Hardwood is still the homeowner’s favorite choice of flooring and caring for it takes minimal effort. Unlike laminate or engineered wood, hardwood can be refinished many times, and will add years of beauty and warmth to your home, as well as increase its value and speed its resale. Ongoing floor care is needed to keep your hardwood stairs looking its best, however, and there are four major aspects of hardwood floor care:
1. Hardwood floor cleaning
2. Hardwood floor repair
3. Hardwood floor refinishing
4. Hardwood floor protection
Clean Your Hardwood Regularly
Knowing how to clean hardwood floors is important because the bane of hardwood is dirt and grit, which will scratch and mark the floor if not removed promptly. As well, dust is seen more easily on wood floors than it is on linoleum or on carpet, especially in the sunlight and especially if the floor has a dark stain. Hardwood floor care, therefore, means sweeping and dusting regularly – once a week, at least, and after any event that leaves dirt and grit behind. Regular household dusting and cleaning products will cause damage, however, and you must use only products specifically designed for hardwood. Vacuuming is preferable to sweeping because it allows the dirt and dust to be pulled from between the boards, but use a vacuum with a bare floor attachment, not a beater bar, which can damage the wood.
When a more in-depth cleaning is required, use a cleaning method appropriate to the finish on your floor. If your floor has a glossy finish, it means that polyurethane, or a water-based urethane, or a similar finish has been used to form a protective barrier over the hardwood. If it has a matte finish, it means that the floor is protected with a penetrating seal of oil and/or wax. On neither of these finishes is water an acceptable cleaning agent, but both of them can accept a surface, damp-mop cleaning, which means the mop is not wet but only damp to the touch. You are cleaning only the surface and not using enough water to penetrate even the oiled-and-waxed hardwood. When using a damp mop on oil and waxed hardwood, you can add a little neutral ph hardwood floor cleaner to the water before dipping the mop into it. A floor with a protective glossy barrier can accept a generic hardwood floor cleaner providing it doesn’t contain any wax or oil.
The don’ts are every bit as important as the do’s in hardwood floor care;
1. Don’t use ammonia, regular floor cleaners, household cleaners, or dusting products on hardwood.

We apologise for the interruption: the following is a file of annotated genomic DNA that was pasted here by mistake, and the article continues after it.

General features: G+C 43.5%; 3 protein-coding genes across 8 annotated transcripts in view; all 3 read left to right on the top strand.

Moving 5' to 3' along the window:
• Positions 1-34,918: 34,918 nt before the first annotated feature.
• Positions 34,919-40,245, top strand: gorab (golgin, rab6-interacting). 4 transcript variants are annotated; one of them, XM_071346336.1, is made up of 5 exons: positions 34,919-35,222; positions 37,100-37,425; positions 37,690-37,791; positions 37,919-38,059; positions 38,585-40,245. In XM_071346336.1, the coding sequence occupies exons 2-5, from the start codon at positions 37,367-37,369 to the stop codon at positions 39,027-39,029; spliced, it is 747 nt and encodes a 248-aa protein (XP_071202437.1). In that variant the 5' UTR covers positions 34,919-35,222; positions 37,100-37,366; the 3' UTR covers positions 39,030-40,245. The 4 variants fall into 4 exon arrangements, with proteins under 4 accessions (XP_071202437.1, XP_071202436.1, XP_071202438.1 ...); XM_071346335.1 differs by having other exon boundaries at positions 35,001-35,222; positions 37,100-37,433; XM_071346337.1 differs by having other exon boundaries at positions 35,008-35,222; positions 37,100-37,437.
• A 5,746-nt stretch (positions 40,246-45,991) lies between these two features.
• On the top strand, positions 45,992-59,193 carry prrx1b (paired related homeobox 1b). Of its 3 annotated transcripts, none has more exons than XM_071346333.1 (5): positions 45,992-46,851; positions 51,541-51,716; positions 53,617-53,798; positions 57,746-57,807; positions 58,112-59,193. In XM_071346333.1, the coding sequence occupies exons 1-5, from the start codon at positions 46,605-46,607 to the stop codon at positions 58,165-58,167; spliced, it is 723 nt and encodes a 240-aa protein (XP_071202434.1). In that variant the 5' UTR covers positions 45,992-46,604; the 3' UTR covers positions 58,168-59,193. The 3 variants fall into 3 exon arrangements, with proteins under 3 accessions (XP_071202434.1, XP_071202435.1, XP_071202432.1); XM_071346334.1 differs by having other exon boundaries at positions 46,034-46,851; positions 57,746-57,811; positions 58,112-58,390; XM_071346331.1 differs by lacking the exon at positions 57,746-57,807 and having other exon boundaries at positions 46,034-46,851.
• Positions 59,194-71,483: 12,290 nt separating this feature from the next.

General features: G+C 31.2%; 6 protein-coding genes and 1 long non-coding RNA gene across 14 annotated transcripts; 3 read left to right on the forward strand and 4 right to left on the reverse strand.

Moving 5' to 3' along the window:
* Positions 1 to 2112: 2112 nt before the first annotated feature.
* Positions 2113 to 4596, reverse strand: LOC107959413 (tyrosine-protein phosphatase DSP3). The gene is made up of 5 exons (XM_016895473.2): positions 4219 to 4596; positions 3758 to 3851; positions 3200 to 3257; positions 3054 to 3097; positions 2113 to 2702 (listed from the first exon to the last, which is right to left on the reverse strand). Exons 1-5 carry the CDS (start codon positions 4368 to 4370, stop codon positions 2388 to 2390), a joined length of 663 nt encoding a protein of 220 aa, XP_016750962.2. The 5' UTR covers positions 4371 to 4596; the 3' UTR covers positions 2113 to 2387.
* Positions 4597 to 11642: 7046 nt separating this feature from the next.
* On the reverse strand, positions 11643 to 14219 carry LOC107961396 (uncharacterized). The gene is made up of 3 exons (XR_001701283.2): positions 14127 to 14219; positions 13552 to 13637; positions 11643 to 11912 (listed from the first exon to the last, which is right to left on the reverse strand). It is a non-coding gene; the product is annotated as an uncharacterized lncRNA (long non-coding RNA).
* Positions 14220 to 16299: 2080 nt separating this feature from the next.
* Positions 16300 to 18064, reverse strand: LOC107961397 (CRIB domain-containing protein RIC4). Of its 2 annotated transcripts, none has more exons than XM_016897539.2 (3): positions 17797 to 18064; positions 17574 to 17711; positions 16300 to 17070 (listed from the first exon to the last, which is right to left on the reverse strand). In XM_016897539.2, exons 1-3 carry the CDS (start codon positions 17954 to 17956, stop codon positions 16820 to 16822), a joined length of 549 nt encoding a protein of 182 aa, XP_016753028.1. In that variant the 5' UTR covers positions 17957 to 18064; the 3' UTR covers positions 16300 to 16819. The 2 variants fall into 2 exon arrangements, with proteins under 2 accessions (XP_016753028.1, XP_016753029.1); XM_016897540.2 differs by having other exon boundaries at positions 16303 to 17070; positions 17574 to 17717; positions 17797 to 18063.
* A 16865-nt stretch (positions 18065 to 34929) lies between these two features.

2. Never use wax on a floor with a urethane or other glossy finish.
3. Never wash hardwood; use only a slightly damp mop.
Repair Any Damage to Your Floors as Soon as Possible
In most cases, when your oil and waxed hardwood floors have suffered surface damage, you have to remove the finish with a wax or oil stripper before dealing with the damage. After completing the repair, you then re-wax or re-oil the area. Surface damage occurs less often on hardwood protected by polyurethane or a similar type of sealer, and when it does, the damage is not as obvious. When repairing floors with such finishes, strip the finish from the entire board or boards where the damage has occurred. Make your repairs and then apply a finishing product to those boards that is consistent with the rest of the floor.
1. Water marks: Remove the protective finish, rub the marks with fine grade steel wool. Repeat if necessary, clean, and then refinish.
2. Burn marks: Lightly sand the area, use a damp cloth to pick up the grit, and then refinish as desired.
3. Scratches and gouges: Conceal shallow scratches with matching wood putty or a putty stick. After the area is dry, sand and refinish.
Refinishing Your Worn Hardwood Floors Will Recapture Their Original Beauty and Value
In a home with shabby hardwood floors, the biggest improvement you can make is to refinish the floors. Begin by making any necessary repairs, and then removing all the furniture and drapes and sealing the vents and registers in the room so that you won’t spread dust throughout the house. Sanding floors is easiest to do with a drum sander and an edging machine for the sides and corners of the room. You can rent these machines, and it is a good idea to rent a buffer or floor polisher at the same time. Plan to make three passes with your sanding equipment, using increasingly finer sandpaper each time. Vacuum carefully and pick up every bit of fine dust and grit with tacking cloths. All dust and dirt must be removed. You can now apply a stain if you wish or you can leave the natural color and design of the wood – such as the popular oak, maple, or cherry – to be displayed.